Syracuse University Magazine


Dana Spiotta

Culture of Possibility

Between the time when Dana Spiotta published her second novel and won the Rome Prize in Literature and spent a year at the American Academy in Rome, she and her husband ran a restaurant near Cooperstown, New York. Business was great during the summer months, but the winters were a struggle—a time of “watching the money disappear,” she says. Fortunately, Spiotta had something to fall back on. “The running joke was that I was the only person who used her writing career to support her waitress career,” she says. “But I learned a lot from waitressing. You are almost invisible. You get to engage with a lot of different people in this almost ritual way—you’re always talking about food. But it’s intimate, too, watching people enjoy dinner. It’s very human and basic. You can think about people and how interesting they are and how specific they are. And I think it helped me as a writer. It was a great way of experiencing a wide variety of humans, from a weird angle—which I liked.”

Now a College of Arts and Sciences faculty member in the M.F.A. Creative Writing Program, Spiotta finds her work is nurtured by teaching, by her relationships with colleagues and students, and by being part of a community of writers at one of the most renowned programs in the country. “Being a working artist who also teaches in a university has been an amazingly good development. It forces you to think about what you do in your own practice, in a way that helps students and also helps you,” she says. “Being around the other faculty members is very inspiring, because they all manage to do what people think is very tricky, which is to do your own work while you’re teaching. A big part of the program is just seeing other people do this thing that you want to do. The students think, ‘Oh, here are writers, and we all have to teach and we all write.’ And so it kind of creates a culture of possibility for them.”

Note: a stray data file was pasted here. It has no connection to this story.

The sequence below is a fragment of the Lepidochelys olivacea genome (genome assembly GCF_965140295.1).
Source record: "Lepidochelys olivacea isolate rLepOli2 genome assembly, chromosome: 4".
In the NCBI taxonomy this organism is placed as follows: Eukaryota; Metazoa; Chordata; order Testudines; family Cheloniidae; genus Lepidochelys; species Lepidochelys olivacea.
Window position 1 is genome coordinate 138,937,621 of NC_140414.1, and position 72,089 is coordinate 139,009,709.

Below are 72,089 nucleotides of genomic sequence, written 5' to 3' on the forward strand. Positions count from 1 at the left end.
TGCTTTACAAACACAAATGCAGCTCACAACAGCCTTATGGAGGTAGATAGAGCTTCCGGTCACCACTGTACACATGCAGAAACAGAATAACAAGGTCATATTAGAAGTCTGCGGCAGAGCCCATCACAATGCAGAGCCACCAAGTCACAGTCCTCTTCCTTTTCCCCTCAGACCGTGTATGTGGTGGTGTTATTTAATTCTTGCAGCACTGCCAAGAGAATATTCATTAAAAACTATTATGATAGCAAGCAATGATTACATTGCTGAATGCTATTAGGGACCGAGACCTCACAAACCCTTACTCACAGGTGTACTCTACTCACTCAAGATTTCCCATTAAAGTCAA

Spiotta is the author of four novels, all published by Scribner: Lightning Field (2001); Eat the Document (2006), which was a finalist for the 2006 National Book Award and a recipient of the Rosenthal Foundation Award from the American Academy of Arts and Letters; Stone Arabia (2011), a National Book Critics Circle Award finalist in fiction; and Innocents and Others (2016). “Each book has taken me five years to write. I like to try to immerse myself in something and find out everything about it,” says Spiotta, who was a Guggenheim Fellow in 2008 and a New York Foundation for the Arts Fellow in 2009. “When you’re writing and it’s going really well, the self falls away and you feel more connected to the larger world. You lose track of yourself in a way. And there’s something very helpful about that in terms of how to be a person, for me.”

As she begins thinking about her next book, she reflects on the process of writing fiction, which, as she tells her students, “never gets easier if you’re doing it right.” She likens it to getting married. “You have to fall in love enough to commit to it, and then to be there when the hard parts come and it is no longer lovable,” she says. “We’re talking about a form of artistry—something that’s always going to be ripped from the most urgent part of yourself. That’s very hard to do without being around other people who think that’s important.”     —Amy Speach

Photo by Steve Sartori